Few days back, I received an amazing article over my newsgroup and I could not resist myself sharing it. The fact is we see so many real life experiences pertaining to this situation that it becomes very very difficult to contain orselves against undesirable people and circumstances. In the below article, David cites one incidence of life that transformed his way of thinking and I feel the same applies to each one of us. Personally, I encounter people such as the ones mentioned in the article in my office, in my social gatherings and all around. I, generally, ignore such people completely but it pisses me off when people act very irresponsibly in the volunteer activities.
I was completely influenced by each and every word of David in the article and when I wrote an email seeking permission to publish the content of the below article on my blog, his response was very very humble and encouraging. In fact, we connected each other on a common platform of Software Industry. David is also publishing his book The Law of the Garbage Truck: How to Respond to People Who Dump on You, and How to Stop Dumping on Others, which will be released on October 5. I am now looking forward to his book eagerly.
So , here goes the article:
How often do you let other people’s nonsense change your mood? Do you let a bad driver, rude waiter, curt boss, or an insensitive employee ruin your day? Unless you’re the Terminator, you’re probably set back on your heels. However, the mark of your success is how quickly you can refocus on what’s important in your life.
Sixteen years ago I learned this lesson. And I learned it in the back of a New York City taxi cab. Here’s what happened.
I hopped in a taxi, and we took off for Grand Central Station. We were driving in the right lane when all of a sudden, a black car jumped out of a parking space right in front of us. My taxi driver slammed on his brakes, the car skidded, the tires squealed, and at the very last moment our car stopped just one inch from the other car’s back-end.
I couldn’t believe it. But then I couldn’t believe what happened next. The driver of the other car, the guy who almost caused a big accident, whipped his head around and he started yelling bad words at us. How do I know? Ask any New Yorker, some words in New York come with a special face. And he even threw in a one finger salute! I couldn’t believe it!
But then here’s what really blew me away. My taxi driver just smiled and waved at the guy. And I mean, he was friendly. So, I said, “Why did you just do that!? This guy could have killed us!” And this is when my taxi driver told me what I now call, “The Law of the Garbage Truck.” He said: “Many people are like garbage trucks. They run around full of garbage, full of frustration, full of anger, and full of disappointment. As their garbage piles up, they look for a place to dump it. And if you let them, they’ll dump it on you.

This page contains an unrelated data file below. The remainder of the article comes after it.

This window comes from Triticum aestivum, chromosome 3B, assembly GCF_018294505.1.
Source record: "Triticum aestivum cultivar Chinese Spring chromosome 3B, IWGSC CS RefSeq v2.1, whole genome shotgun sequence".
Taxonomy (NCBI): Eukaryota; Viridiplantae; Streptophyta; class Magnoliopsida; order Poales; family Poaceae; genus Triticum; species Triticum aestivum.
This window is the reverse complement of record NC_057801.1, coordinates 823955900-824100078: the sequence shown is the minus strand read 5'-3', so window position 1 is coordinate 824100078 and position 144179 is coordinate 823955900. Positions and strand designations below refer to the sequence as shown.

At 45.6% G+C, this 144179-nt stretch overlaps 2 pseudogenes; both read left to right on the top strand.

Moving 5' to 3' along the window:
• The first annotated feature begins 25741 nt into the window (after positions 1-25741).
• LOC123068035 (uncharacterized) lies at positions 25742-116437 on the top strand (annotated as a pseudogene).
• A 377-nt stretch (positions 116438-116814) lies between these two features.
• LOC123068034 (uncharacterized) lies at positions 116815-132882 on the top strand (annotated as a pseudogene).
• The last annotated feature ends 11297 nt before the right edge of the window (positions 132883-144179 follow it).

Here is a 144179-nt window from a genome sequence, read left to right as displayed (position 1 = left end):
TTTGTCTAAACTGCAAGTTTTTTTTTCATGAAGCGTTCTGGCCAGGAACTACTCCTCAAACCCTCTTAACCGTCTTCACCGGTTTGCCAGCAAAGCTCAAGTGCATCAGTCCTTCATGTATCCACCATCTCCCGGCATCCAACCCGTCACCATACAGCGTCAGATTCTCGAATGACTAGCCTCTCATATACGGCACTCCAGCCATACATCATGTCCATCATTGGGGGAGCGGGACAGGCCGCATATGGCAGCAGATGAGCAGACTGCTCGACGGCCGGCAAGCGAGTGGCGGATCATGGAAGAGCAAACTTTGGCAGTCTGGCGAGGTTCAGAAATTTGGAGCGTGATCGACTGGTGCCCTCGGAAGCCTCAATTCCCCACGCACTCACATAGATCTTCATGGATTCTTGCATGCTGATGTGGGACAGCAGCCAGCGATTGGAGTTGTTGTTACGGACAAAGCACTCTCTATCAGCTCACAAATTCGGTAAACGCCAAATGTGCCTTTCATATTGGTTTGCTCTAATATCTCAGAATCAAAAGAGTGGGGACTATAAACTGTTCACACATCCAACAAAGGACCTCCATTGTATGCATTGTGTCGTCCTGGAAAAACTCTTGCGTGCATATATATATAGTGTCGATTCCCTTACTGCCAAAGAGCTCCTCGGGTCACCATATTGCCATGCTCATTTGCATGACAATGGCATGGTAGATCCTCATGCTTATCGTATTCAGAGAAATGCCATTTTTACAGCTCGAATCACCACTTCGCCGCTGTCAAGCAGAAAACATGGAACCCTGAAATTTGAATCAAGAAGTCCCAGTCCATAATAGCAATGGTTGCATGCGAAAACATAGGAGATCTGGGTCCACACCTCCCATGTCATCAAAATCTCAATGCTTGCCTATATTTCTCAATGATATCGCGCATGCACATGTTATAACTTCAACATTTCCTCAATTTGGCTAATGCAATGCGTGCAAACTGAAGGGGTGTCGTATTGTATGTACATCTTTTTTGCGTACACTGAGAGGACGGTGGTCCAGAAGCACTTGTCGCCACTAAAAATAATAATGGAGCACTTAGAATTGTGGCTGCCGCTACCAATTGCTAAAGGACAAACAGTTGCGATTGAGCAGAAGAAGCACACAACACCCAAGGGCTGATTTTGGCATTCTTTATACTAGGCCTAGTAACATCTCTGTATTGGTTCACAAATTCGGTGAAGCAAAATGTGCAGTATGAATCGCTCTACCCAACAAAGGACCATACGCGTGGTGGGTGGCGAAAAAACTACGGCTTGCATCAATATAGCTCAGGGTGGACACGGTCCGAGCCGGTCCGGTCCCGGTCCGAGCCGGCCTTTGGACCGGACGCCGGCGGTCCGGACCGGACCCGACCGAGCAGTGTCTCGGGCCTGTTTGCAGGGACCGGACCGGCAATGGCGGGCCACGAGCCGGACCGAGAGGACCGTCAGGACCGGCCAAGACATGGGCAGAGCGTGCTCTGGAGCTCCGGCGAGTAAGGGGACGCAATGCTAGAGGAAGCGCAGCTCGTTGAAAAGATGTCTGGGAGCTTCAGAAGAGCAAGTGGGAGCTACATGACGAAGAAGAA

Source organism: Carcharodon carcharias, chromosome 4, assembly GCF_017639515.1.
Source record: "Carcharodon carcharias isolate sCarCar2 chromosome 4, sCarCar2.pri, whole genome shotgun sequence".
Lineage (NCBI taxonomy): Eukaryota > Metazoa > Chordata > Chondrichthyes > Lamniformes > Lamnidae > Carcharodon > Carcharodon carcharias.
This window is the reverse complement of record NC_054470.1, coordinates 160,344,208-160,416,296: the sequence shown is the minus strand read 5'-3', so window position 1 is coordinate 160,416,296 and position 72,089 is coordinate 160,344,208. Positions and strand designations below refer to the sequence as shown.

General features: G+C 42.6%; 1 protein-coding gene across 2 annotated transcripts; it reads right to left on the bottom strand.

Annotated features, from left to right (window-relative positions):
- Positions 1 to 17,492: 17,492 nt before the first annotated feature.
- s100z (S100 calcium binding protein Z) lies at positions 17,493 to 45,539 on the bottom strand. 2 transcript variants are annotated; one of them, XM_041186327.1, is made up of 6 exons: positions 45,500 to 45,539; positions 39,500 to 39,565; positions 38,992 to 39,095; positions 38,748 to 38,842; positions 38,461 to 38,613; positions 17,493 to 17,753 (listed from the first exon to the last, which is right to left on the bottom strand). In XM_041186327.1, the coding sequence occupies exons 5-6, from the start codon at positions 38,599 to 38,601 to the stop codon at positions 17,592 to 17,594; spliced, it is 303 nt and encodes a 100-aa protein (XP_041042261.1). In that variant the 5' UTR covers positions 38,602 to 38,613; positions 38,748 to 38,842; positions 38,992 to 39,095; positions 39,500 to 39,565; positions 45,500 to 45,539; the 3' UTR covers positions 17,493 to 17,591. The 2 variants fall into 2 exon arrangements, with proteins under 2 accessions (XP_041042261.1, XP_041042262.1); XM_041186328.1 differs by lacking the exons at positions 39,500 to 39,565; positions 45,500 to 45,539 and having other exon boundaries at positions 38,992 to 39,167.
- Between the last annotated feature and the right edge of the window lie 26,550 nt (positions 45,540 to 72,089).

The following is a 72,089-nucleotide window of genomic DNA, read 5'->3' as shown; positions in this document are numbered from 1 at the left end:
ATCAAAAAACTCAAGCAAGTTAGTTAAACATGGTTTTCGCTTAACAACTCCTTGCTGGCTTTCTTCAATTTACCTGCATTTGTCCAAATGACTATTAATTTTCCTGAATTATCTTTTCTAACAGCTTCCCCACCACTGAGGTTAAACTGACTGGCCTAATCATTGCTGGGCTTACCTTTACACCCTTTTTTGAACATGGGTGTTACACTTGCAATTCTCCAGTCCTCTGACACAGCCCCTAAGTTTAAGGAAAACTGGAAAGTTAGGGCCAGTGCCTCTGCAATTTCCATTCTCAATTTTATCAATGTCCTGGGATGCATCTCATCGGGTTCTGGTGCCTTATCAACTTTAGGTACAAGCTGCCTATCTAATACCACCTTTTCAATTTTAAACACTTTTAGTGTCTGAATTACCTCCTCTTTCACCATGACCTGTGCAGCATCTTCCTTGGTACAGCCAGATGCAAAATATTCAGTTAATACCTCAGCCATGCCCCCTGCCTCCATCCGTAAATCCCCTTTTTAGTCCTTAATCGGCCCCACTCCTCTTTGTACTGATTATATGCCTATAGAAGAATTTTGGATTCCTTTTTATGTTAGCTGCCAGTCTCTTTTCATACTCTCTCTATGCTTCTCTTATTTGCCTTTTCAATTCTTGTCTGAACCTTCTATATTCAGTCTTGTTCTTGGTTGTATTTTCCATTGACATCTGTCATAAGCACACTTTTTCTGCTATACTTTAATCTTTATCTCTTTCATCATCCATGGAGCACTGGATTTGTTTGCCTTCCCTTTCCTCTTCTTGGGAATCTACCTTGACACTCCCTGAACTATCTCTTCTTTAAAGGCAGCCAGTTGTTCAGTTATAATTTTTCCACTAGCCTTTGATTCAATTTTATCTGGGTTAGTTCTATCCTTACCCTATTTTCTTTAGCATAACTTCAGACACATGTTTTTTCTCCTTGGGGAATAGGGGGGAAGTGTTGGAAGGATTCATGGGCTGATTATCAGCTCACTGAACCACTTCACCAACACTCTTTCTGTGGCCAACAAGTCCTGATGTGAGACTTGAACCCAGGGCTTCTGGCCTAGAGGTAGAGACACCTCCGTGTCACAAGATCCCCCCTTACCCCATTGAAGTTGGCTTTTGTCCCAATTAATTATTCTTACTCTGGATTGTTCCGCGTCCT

So when someone wants to dump on you, don’t take it personally. Just smile, wave, wish them well, and move on. Believe me. You’ll be happier.”
So I started thinking, how often do I let Garbage Trucks run right over me? And how often do I take their garbage and spread it to other people at work, at home, or on the street? It was then that I said, “I don’t want their garbage and I’m not going to spread it anymore.”
I began to see Garbage Trucks. Like in the movie “The Sixth Sense,” the little boy said, “I see Dead People.” Well now “I see Garbage Trucks.” I see the load they’re carrying. I see them coming to dump it. And like my taxi driver, I don’t take it personally; I just smile, wave, wish them well, and I move on.
One of my favorite football players of all time was Walter Payton. Every day on the football field, after being tackled, he would jump up as quickly as he hit the ground. He never dwelled on a hit. Payton was ready to make the next play his best. Over the years the best players from around the world in every sport have played this way: Muhammad Ali, Nadia Comaneci, Bjorn Borg, Chris Evert, Michael Jordan, Jackie Robinson, and Pele are just some of those players. And the most inspiring leaders have lived this way: Nelson Mandela, Mother Theresa, Gandhi, and Martin Luther King.
See, Roy Baumeister, a psychology researcher from Florida State University, found in his extensive research that you remember bad things more often than good things in your life. You store the bad memories more easily, and you recall them more frequently.
So the odds are against you when a Garbage Truck comes your way. But when you follow The Law of the Garbage Truck, you take back control of
your life. You make room for the good by letting go of the bad.
The best leaders know that they have to be ready for their next meeting. The best sales people know that they have to be ready for their next client. And the best parents know that they have to be ready to greet their children with hugs and kisses, no matter how many garbage trucks they might have faced that day. All of us know that we have to be fully present, and at our best for the people we care about.
The bottom line is that successful people do not let Garbage Trucks take over their lives.
What about you? What would happen in your life, starting today, if you let more garbage trucks pass you by?
Here’s my bet: You’ll be happier.
Source: http://davidjpollay.typepad.com/david_j_pollay/lawofthegarbagetruck.html David J. Pollay is the original author of the Law of Garbage Truck.
Hence, don’t allow anyone to dump his/her garbage on you. You can find hell lot of people around always trying to find a truck to dump their garbage. Don’t you remember when your school teacher would have scolded you of no fault of yours. The same situations can very well be observed from parents at home due to office tensions and the vice versa applies equally well. Beware of your own truck and do inspect what you are carrying and loading onto it. Good Luck and have a meaningful and successful life!!!